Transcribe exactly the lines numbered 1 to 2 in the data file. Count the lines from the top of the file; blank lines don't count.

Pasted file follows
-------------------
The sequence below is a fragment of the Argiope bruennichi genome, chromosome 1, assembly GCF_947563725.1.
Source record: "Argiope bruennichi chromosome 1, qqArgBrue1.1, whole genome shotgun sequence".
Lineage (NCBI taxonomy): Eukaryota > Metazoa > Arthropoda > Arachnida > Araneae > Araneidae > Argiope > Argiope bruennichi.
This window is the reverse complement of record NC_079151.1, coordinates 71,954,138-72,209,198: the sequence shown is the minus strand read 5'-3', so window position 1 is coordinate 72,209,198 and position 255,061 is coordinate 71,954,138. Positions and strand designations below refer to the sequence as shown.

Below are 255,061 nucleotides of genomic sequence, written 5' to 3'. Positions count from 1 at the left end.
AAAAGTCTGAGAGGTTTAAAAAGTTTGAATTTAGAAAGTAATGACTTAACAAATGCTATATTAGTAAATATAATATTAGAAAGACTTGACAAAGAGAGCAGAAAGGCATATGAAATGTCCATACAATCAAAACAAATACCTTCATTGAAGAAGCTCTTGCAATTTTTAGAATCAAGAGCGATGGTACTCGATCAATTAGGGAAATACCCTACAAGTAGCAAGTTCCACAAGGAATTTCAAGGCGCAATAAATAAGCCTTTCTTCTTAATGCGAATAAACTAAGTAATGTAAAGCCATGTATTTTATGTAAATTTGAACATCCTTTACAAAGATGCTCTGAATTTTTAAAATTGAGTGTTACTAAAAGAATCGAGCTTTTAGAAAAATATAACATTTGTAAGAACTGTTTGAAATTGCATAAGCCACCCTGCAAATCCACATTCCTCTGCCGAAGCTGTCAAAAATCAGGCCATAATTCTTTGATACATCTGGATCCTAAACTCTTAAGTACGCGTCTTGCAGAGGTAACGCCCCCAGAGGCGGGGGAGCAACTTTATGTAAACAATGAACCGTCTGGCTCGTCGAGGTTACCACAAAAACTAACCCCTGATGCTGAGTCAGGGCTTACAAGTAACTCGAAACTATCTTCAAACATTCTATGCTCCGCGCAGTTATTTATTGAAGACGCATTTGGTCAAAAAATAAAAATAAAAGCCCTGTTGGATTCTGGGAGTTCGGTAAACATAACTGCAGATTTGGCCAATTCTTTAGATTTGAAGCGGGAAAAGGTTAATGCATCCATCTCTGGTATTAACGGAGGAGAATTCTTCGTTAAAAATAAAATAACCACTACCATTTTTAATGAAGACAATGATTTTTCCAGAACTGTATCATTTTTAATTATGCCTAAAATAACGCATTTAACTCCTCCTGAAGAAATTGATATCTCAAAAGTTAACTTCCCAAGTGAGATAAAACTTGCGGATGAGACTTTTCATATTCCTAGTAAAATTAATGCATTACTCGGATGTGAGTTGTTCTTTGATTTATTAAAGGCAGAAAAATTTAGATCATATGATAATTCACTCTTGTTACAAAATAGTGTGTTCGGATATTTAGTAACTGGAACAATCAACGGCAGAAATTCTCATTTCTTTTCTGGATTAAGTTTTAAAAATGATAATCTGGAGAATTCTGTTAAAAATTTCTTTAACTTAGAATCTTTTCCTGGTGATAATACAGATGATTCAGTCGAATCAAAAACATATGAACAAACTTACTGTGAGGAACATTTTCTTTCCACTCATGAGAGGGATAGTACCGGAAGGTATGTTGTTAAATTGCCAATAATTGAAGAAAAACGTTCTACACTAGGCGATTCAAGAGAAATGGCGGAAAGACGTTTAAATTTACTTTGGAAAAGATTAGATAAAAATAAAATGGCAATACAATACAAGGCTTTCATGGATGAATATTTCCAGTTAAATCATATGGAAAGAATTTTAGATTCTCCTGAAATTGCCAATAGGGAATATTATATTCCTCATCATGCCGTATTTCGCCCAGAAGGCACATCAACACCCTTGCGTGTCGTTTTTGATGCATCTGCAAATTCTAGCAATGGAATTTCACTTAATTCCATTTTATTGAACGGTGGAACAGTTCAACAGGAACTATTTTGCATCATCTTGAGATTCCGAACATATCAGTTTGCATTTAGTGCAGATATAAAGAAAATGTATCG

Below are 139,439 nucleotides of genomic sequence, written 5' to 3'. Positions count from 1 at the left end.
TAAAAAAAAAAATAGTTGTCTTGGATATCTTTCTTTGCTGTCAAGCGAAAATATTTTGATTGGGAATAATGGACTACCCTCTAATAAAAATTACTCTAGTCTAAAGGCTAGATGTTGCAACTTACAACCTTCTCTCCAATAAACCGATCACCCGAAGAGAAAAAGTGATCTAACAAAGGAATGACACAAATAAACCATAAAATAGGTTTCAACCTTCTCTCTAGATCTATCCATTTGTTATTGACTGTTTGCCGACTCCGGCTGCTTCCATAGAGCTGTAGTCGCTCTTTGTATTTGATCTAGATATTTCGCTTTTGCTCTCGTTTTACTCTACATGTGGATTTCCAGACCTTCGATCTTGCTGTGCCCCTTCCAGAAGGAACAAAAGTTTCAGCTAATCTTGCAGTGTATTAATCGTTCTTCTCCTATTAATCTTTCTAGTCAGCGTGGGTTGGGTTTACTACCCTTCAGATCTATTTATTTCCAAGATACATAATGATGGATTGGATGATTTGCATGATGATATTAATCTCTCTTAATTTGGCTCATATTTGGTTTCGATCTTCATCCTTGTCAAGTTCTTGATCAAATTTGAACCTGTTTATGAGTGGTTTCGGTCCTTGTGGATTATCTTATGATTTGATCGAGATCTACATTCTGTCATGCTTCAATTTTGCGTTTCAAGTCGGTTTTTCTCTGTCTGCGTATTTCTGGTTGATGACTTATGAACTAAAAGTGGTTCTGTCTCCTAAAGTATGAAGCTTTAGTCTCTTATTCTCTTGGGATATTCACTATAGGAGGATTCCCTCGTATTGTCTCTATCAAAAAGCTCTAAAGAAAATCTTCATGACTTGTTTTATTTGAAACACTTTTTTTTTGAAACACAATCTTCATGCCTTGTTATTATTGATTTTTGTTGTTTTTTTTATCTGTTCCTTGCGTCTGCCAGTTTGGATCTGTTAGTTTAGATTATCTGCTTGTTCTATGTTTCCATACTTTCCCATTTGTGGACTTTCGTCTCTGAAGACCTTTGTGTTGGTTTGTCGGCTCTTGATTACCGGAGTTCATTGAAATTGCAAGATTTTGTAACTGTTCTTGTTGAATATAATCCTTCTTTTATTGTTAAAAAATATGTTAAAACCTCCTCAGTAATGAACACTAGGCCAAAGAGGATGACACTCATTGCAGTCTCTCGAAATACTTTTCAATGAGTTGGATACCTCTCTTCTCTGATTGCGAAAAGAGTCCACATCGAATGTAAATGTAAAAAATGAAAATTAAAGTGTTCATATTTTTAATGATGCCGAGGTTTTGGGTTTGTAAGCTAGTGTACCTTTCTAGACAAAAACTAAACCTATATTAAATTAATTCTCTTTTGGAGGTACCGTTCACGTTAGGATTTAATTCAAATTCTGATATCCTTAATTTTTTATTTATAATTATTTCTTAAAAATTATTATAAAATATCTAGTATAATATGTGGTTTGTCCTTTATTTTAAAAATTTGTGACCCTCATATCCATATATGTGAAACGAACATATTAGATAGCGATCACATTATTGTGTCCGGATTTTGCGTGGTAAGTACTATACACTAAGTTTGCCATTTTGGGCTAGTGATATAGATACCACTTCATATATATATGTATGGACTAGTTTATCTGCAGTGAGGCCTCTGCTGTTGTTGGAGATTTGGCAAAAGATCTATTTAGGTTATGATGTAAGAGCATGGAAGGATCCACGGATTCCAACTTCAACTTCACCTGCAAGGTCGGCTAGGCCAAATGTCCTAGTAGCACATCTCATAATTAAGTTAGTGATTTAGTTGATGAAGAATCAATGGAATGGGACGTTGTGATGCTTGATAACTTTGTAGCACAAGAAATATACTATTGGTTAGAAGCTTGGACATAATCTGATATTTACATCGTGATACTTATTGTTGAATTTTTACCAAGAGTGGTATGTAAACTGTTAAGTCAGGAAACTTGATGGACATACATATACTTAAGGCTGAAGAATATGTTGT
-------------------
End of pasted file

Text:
The sequence below is a fragment of the Argiope bruennichi genome, chromosome 1, assembly GCF_947563725.1.
Source record: "Argiope bruennichi chromosome 1, qqArgBrue1.1, whole genome shotgun sequence".